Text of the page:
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You’ve probably heard that arsenic is some seriously nasty stuff. And you wouldn’t be wrong! This naturally-occurring toxin lurks in water sources worldwide, often completely unbeknownst to the folks drinking it. As we speak, arsenic could be chilling in peoples’ daily glasses of water!
Now get this—prolonged arsenic exposure can spur all kinds of health disasters like heart disease, diabetes, cancer, you name it. So what gives? Why isn’t more being done to filter out this sketchy chemical? Great question.
The truth is removing arsenic from drinking water can be a tricky business. However, many treatment techniques do exist, from a simple arsenic filter to high-tech membrane systems. Most just have yet to be implemented on a broad scale, especially in developing regions. After all, clean water infrastructure is costly!
The Dangers of Arsenic in Drinking Water
Worldwide, groundwater contamination by arsenic is a serious concern. This hazardous substance can get into groundwater supplies due to mining, industry, agriculture, other human activities, and naturally occurring geologic deposits. Specific locations are especially vulnerable—for example, wells near natural arsenic-rich deposits in soil and rock or downstream from facilities that have released this metalloid into the environment.
In the end, drinking tainted groundwater for an extended period puts people at risk when inorganic forms of arsenic seep into aquifers. Over many years, drinking water contaminated with arsenic raises the risk of:
The EPA and World Health Organization recommend that drinking water has no more than ten micrograms of arsenic per liter. Nevertheless, studies indicate that long-term exposure to water containing even half that amount of arsenic may be hazardous.
Arsenic Removal Technologies
Knowledge is power when it comes to protecting our water sources. The first step in our commitment to clean water is becoming aware of the many technologies available for removing arsenic.
1. Reverse Osmosis Systems
In reverse osmosis (RO), pressure forces water through a semipermeable membrane that retains impurities. By excluding particles bigger than the tiny holes in the membrane, RO eliminates 92–98% of the arsenic from water. RO systems for countertops and under sinks can supply treated water for cooking and drinking.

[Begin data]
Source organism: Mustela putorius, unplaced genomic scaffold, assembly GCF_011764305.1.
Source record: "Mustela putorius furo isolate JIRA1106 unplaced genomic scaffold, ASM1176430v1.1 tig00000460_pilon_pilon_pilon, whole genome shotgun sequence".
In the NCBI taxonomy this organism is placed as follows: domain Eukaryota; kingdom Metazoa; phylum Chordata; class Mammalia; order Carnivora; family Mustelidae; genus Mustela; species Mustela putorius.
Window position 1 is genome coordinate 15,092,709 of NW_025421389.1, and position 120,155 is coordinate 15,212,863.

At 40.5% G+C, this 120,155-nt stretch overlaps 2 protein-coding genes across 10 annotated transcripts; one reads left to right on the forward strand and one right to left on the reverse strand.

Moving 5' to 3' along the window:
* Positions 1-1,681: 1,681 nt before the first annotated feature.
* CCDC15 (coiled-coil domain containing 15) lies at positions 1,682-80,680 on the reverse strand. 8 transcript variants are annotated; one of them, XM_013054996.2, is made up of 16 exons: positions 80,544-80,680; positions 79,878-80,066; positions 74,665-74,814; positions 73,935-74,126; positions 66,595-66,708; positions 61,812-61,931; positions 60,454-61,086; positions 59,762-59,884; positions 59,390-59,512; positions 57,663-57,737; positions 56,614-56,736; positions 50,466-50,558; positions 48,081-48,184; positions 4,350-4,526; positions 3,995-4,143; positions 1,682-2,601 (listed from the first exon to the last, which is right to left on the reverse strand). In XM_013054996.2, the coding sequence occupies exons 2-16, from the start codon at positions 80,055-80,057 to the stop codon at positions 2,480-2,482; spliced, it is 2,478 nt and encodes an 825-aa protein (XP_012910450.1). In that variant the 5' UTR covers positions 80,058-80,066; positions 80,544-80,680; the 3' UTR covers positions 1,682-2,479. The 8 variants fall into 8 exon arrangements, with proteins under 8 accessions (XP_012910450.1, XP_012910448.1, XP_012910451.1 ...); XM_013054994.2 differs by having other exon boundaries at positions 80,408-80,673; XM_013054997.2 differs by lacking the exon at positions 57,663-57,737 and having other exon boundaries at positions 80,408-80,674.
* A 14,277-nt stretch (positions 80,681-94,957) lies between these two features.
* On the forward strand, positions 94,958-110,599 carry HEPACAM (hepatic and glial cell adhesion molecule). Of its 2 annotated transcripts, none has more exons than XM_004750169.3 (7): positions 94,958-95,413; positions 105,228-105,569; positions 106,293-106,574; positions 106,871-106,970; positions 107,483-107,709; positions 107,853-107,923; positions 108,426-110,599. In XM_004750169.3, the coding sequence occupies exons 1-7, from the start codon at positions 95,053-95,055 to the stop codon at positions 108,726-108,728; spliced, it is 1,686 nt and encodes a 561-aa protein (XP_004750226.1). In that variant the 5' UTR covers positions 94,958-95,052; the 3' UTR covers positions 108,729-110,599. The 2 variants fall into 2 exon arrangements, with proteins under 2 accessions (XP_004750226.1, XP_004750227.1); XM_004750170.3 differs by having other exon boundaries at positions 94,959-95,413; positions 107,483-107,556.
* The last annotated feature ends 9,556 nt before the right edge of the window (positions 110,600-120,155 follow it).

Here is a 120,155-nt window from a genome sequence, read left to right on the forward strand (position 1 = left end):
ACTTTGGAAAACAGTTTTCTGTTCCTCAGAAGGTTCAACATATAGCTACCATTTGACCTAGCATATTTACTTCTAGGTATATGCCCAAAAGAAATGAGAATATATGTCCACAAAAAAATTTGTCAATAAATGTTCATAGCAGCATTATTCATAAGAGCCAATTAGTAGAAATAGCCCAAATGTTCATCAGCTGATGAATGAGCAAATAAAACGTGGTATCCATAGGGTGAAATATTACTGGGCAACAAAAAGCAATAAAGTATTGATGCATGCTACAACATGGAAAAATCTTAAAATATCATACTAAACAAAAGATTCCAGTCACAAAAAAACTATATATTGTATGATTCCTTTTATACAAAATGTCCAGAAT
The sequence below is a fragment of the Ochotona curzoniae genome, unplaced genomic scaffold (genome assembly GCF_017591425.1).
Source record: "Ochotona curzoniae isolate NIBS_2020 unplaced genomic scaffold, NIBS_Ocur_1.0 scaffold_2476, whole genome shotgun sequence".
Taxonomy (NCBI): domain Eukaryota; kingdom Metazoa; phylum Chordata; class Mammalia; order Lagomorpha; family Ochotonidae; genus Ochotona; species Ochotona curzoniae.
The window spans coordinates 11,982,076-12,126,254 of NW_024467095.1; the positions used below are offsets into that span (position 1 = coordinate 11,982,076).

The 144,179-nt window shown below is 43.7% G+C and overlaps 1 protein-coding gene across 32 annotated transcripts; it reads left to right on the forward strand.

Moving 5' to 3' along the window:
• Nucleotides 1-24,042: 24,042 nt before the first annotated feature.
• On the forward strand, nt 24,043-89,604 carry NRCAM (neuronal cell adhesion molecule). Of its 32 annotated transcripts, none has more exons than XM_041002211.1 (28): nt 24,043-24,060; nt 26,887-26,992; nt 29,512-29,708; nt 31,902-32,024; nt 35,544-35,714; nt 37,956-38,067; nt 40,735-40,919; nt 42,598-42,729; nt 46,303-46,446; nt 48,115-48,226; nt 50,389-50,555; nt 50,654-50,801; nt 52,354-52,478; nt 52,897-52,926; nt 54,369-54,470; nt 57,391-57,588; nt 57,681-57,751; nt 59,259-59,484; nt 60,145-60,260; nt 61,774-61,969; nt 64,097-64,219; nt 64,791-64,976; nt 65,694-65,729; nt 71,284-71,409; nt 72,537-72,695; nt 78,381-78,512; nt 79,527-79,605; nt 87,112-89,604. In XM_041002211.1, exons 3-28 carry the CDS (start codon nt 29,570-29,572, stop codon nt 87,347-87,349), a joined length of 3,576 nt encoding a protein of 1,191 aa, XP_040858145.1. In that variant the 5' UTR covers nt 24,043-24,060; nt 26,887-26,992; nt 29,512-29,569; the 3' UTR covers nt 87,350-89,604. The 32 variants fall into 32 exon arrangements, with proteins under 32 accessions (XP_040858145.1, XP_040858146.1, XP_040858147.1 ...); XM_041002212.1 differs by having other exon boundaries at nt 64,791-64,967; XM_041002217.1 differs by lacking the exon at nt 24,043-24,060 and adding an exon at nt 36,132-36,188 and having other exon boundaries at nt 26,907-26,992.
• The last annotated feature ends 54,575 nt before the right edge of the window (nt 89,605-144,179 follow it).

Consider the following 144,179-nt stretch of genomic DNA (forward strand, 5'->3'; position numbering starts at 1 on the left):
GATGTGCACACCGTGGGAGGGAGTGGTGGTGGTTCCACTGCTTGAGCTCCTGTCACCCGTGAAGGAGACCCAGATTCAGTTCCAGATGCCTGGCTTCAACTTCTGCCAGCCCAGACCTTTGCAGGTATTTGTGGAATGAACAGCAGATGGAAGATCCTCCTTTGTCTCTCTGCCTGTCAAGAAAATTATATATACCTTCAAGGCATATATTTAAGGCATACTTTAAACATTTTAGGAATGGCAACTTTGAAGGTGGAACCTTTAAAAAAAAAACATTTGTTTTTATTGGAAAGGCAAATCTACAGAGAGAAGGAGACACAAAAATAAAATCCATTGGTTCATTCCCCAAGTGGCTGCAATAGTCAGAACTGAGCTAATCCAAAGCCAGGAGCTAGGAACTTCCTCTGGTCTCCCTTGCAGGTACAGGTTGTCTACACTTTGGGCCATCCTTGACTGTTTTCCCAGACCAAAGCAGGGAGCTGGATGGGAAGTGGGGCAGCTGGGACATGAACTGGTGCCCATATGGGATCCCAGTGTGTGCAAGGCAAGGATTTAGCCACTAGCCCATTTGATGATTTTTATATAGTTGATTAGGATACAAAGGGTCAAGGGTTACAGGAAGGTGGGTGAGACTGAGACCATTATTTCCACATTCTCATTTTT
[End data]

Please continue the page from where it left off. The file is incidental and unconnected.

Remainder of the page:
2. Activated Alumina Filters
As water flows through these filters, an aluminum oxide media binds to and collects arsenic. Typically, we eliminate more than 90% of the arsenic. Activated alumina can treat arsenic in any form. Once the filter media reaches its maximum adsorptive capacity, you must change it.
3. Ion Exchange
Ion exchange resins swap harmless ions for dangerous arsenate and arsenic ions. Arsenic ions are exchanged for less toxic ions by resin beads in the filter, resulting in a balanced exchange. This method turns tainted water into clean water, providing households with safe, arsenic-free water.
Practicing Good Arsenic Hygiene at Home
Households should adopt wise water usage practices in addition to water treatment to reduce arsenic exposure. A few helpful hints are:
Only use treated water when cooking or drinking.
Test treated water once a month.
If you use reverse osmosis systems, install distinct kitchen faucets for the filtered water.
Be cautious not to touch the used media when switching to filtered media.
If arsenic is in the soil outdoors, encourage kids to wash their hands often.
The health of your household is safeguarded for years to come when you take action to treat your home water for arsenic pollution. Make careful to do regular water testing to verify the efficacy of the treatment. Working with a skilled water professional makes finding the best solution and maintenance schedule easier.
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